How to Use Twitter to Steal Customers from Your Competitors

By Michael Akinlaby

With 42% of Twitter’s users following brands, Twitter is a great place to build brand ambassadors, drive traffic and convert sales.

Instead of starting all the way from the scratch, you can tap into the fan base of your competitors.

Your established competitors have spent years building their army of ambassadors and customers on Twitter. By tapping into their fan base, you’ll be stealing their most active customers which would help you accelerate your business growth.

So where do you start from?

Find Your Authority Competitors

Forget the small players in your niche. They have almost the same goals as you. They could quit or pivot their business at any time. So, it’s hard to compete with them. Your long established authority competitors have spent years building their brands.

They have many dedicated customers. The first step is to know who they are. The best way to recognize your authority competitors is to perform a search on Google for your main keywords.

Let’s say you’re in the dog niche. You can search for a keyword like “dog breeds.” According to Google Keyword Planner, “dog breeds” receives 550,000 average monthly searches. A lot of your established competitors would surely appear on the first page of Google for that keyword. Below is Google search result for “dog breeds.”

dog-breeds-on-google-serps

Looking at the above screenshot, you can see that the American Kennel Club (AKC) currently ranks #1 for the keyword “dog breeds.” That page has thousands of backlinks pointing to it.

Let’s see how AKC is doing on Twitter. Below is the screenshot of their Twitter profile:
akc-twitter-profile

AKC has 136,000 Twitter followers, which seems good. One of their recent Twitter updates received a decent engagement which shows their followers care about their tweets.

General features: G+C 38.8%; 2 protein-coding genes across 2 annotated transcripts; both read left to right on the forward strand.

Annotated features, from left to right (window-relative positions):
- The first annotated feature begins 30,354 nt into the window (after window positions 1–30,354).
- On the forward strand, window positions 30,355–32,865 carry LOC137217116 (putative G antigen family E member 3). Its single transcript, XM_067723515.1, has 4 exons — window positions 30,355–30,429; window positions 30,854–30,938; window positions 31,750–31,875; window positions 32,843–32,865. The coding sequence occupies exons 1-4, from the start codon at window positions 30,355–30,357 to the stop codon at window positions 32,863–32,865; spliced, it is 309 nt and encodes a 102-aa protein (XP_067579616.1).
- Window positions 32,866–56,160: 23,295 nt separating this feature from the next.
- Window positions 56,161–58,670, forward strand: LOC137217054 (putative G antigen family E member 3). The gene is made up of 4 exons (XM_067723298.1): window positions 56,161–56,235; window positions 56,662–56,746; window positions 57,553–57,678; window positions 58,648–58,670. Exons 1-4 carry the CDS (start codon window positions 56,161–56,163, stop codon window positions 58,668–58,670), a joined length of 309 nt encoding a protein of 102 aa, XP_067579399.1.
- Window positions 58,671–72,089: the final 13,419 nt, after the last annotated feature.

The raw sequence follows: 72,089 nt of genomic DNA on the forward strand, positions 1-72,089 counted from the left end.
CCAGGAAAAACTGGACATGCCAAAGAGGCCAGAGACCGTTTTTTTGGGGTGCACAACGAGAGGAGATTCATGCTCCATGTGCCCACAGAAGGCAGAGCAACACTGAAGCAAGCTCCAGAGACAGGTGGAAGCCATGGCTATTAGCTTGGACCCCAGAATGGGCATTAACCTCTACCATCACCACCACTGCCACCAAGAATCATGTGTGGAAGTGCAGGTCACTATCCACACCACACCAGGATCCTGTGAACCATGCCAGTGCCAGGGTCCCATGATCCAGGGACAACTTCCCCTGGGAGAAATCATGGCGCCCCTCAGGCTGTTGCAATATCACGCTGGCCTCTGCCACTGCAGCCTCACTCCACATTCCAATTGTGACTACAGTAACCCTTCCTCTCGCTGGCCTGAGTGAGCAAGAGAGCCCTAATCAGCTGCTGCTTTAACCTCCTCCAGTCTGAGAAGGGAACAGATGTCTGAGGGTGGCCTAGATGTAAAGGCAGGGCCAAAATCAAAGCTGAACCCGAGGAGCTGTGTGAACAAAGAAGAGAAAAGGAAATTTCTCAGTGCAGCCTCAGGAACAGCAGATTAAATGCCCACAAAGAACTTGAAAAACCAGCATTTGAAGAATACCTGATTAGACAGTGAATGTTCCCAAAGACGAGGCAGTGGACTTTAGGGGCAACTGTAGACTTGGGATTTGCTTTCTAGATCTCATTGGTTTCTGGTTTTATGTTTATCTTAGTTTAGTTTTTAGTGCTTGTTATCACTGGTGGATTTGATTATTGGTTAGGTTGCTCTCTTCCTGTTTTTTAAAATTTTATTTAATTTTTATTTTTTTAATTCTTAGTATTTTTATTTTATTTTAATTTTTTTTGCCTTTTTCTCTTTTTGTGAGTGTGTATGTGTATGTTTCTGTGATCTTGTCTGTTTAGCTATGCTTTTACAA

akc-twitter-update

Analyze Their Twitter Activities

You should know what’s working for them and why? You’ll try to replicate what they are doing on your Twitter profile. Or, maybe you can do better than them.

There’s a tool that will help you analyze the activities of your competitors on Twitter. It’s called Twitonomy. Twitonomy will help you learn everything you need to know about my competitors on Twitter.

akc-twitonomy

It seems AKC is active on Twitter, averaging 17 tweets per day.

akc-twitter-activities

With Twitonomy, you can see users who retweet, reply and mention them the most.

akc-retweet-reply-and-mentioned-usersThese are the users you should interact with.

And you shouldn’t just interact with them. You should take the time to connect deeper with them, maybe through commenting on their tweets, or reaching out to them via their websites if they’re listed on their Twitter profiles.

Steal Your Competitor’s Followers

It’s time to start stealing your competitor’s followers. How do you do that? Follow every user that comment on their tweets. You should also follow users that post questions on your competitor’s Twitter Timeline.

Twitter has a nice feature called List. With Twitter’s list, you can easily monitor these users and strike when the opportunity presents itself.